- Take That!: William Clayton ends up on the wrong side of several targeting his Englishness.
- That Was Not a Dream: Alice Clayton, early in the book: "I have had an awful dream, dear. I thought we were no longer in London, but in some horrible place where great beasts attacked us."
- Touch of the Monster: Jane when kidnapped by Terkoz.
- Unbuilt Trope:
- Jane's father is an Absent-Minded Professor, but instead of just being amusingly wacky, his antics almost kill himself and his party in short order, if not for Tarzan. They continue causing serious problems as the book progresses.
- The book ends with Tarzan choosing not to pursue Jane when he realizes that she'll be happier in life amongst other civilized people than in the harsh wilderness he grew up in (though the sequels undid this).
- The book also has a rather cynical portrayal of the Raised by Wolves and You Killed My Father tropes.
- Uncle Tomfoolery: Gender-flipped with the so-called comic relief of Jane's black servant, Esmeralda. Her comedy routine consists of screaming, fainting, and accidentally using the wrong words for practically everything.
- Wacky Americans Have Wacky Names: Absent-Minded Professor Archimedes Q. Porter and his Beleaguered Assistant, Samuel T. Philander.
- What the Hell, Hero?: D'Arnot's reaction to Tarzan when he's about to shoot some black natives on sight without even seeing if they were hostile first.In the distance were several buildings surrounded by a strong palisade. Between them and the enclosure stretched a cultivated field in which a number of negroes were working. The two halted at the edge of the jungle. Tarzan fitted his bow with a poisoned arrow, but D'Arnot placed a hand upon his arm.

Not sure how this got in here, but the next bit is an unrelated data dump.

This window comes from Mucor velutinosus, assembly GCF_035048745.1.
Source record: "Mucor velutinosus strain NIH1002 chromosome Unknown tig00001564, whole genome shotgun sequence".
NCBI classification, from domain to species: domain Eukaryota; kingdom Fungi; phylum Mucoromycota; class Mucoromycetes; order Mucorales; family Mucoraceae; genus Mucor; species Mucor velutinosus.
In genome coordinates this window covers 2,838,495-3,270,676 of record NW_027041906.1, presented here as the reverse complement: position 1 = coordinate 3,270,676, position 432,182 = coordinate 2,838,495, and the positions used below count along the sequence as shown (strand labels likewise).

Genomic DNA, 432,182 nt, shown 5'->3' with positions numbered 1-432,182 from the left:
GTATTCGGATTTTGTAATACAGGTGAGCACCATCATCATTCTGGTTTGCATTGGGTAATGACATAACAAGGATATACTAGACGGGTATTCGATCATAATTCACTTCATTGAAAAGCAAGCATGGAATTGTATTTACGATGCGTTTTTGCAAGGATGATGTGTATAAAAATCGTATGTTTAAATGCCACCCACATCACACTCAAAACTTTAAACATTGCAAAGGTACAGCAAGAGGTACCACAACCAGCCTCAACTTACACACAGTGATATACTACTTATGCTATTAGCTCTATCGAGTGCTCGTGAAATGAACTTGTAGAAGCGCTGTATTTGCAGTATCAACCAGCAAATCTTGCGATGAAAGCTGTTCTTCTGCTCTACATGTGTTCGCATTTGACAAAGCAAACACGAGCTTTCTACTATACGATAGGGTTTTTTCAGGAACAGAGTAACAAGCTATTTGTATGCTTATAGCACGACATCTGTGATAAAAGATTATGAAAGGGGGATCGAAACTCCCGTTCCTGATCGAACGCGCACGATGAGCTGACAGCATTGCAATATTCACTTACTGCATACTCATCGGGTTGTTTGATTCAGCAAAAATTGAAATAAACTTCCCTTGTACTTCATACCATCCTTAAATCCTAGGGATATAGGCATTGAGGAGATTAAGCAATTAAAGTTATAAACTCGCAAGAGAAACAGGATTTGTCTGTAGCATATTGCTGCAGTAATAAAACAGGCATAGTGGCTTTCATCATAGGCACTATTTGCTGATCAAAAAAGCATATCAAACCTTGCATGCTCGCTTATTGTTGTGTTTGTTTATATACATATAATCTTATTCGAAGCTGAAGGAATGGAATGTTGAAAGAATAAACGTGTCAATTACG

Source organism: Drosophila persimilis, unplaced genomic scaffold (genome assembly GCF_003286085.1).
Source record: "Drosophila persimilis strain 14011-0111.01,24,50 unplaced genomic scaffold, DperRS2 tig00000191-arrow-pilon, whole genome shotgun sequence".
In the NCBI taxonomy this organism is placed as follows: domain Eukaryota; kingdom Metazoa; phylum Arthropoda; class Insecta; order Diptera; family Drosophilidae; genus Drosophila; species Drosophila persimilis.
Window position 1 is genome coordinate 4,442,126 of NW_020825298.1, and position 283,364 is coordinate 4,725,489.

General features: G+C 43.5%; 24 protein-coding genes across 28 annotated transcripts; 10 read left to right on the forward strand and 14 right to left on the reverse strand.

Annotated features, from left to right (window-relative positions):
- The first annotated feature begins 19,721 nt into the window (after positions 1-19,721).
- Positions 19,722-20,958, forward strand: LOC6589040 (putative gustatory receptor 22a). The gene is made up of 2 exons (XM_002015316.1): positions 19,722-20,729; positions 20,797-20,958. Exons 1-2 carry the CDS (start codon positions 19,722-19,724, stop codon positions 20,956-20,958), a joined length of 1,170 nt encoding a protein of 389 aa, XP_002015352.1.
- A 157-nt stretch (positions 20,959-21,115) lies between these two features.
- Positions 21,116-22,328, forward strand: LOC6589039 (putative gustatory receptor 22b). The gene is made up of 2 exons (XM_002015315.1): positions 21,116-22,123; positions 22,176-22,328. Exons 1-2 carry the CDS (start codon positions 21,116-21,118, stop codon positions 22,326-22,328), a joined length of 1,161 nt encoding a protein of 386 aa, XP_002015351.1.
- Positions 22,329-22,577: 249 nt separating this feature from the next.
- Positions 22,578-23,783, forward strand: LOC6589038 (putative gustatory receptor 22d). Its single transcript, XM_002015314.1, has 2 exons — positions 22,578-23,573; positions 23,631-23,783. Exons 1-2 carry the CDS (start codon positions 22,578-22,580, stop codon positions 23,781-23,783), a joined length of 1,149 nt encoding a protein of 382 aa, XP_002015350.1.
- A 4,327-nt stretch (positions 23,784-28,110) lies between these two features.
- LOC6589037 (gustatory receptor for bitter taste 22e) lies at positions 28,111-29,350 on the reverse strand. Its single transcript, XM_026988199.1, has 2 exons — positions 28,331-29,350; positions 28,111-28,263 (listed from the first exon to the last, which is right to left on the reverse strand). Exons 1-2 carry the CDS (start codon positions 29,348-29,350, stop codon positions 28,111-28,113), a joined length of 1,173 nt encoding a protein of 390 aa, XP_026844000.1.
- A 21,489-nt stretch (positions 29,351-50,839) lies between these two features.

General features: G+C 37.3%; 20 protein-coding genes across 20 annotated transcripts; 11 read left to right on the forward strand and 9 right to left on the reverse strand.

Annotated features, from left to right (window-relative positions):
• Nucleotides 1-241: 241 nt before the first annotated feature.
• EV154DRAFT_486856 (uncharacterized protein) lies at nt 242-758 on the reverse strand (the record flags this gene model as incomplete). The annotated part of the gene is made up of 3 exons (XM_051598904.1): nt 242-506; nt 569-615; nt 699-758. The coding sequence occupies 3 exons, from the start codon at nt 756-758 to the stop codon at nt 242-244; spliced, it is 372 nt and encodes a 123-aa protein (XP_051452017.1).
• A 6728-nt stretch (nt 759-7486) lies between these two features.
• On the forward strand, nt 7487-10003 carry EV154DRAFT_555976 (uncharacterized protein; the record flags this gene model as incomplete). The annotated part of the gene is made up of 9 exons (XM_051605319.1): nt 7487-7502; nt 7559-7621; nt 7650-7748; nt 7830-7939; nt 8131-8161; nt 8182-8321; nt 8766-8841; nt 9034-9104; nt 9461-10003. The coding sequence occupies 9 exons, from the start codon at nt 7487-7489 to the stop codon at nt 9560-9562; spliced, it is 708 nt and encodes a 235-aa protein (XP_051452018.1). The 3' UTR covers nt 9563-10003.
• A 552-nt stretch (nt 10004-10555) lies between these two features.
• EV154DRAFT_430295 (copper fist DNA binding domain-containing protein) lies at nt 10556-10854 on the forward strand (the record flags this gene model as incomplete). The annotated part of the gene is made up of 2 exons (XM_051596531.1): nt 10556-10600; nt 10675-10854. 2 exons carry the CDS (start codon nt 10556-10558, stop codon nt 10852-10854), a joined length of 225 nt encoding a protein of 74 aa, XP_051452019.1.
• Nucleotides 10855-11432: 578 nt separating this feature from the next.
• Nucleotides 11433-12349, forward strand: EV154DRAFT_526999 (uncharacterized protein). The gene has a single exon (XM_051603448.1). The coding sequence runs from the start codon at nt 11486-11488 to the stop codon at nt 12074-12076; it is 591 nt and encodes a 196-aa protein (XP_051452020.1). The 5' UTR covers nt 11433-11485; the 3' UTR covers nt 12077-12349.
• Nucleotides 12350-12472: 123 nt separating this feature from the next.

"What would you do, Tarzan?" he asked.
"They will try to kill us if they see us," replied Tarzan. "I prefer to be the killer."
"Maybe they are friends," suggested D'Arnot.
"They are black," was Tarzan's only reply.
- You Killed My Mother: Tarzan declares a vendetta on the black villagers after Kala is killed. It's pointed out that by so doing, he actually creates a Vicious Cycle that makes things worse for himself and his tribe.
- You Have Waited Long Enough: At the end of the original Tarzan of the Apes, Tarzan travels to America in search of Jane, and finds her literally minutes after she's given in and promised to marry somebody else. (He lets her go, because he doesn't want to make her unhappy, but the other guy dies in the first sequel and they are then reunited.)